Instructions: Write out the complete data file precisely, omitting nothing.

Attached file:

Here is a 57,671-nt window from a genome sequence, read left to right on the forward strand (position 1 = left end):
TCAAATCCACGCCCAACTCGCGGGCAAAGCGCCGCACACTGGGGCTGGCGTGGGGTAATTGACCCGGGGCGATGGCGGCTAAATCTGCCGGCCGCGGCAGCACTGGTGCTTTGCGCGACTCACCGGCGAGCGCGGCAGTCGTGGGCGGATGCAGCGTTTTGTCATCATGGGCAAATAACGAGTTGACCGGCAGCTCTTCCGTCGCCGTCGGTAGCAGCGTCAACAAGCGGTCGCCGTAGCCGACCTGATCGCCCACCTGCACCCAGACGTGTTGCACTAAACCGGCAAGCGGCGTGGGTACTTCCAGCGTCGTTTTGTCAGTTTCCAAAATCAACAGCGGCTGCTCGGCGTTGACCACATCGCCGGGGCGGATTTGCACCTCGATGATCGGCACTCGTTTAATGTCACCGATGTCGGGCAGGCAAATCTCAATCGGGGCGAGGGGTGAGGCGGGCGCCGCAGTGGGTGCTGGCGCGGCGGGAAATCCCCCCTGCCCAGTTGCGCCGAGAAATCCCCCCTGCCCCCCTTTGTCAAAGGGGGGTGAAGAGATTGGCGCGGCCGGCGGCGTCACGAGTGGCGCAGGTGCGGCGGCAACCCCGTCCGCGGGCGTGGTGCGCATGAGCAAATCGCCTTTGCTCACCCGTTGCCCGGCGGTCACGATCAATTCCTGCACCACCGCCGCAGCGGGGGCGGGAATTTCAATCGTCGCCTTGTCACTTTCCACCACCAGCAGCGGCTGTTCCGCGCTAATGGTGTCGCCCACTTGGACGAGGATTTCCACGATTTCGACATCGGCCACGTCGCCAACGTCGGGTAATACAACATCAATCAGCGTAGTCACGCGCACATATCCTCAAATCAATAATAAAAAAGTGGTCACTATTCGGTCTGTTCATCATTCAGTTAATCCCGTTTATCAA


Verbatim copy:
Here is a 57,671-nt window from a genome sequence, read left to right on the forward strand (position 1 = left end):
TCAAATCCACGCCCAACTCGCGGGCAAAGCGCCGCACACTGGGGCTGGCGTGGGGTAATTGACCCGGGGCGATGGCGGCTAAATCTGCCGGCCGCGGCAGCACTGGTGCTTTGCGCGACTCACCGGCGAGCGCGGCAGTCGTGGGCGGATGCAGCGTTTTGTCATCATGGGCAAATAACGAGTTGACCGGCAGCTCTTCCGTCGCCGTCGGTAGCAGCGTCAACAAGCGGTCGCCGTAGCCGACCTGATCGCCCACCTGCACCCAGACGTGTTGCACTAAACCGGCAAGCGGCGTGGGTACTTCCAGCGTCGTTTTGTCAGTTTCCAAAATCAACAGCGGCTGCTCGGCGTTGACCACATCGCCGGGGCGGATTTGCACCTCGATGATCGGCACTCGTTTAATGTCACCGATGTCGGGCAGGCAAATCTCAATCGGGGCGAGGGGTGAGGCGGGCGCCGCAGTGGGTGCTGGCGCGGCGGGAAATCCCCCCTGCCCAGTTGCGCCGAGAAATCCCCCCTGCCCCCCTTTGTCAAAGGGGGGTGAAGAGATTGGCGCGGCCGGCGGCGTCACGAGTGGCGCAGGTGCGGCGGCAACCCCGTCCGCGGGCGTGGTGCGCATGAGCAAATCGCCTTTGCTCACCCGTTGCCCGGCGGTCACGATCAATTCCTGCACCACCGCCGCAGCGGGGGCGGGAATTTCAATCGTCGCCTTGTCACTTTCCACCACCAGCAGCGGCTGTTCCGCGCTAATGGTGTCGCCCACTTGGACGAGGATTTCCACGATTTCGACATCGGCCACGTCGCCAACGTCGGGTAATACAACATCAATCAGCGTAGTCACGCGCACATATCCTCAAATCAATAATAAAAAAGTGGTCACTATTCGGTCTGTTCATCATTCAGTTAATCCCGTTTATCAA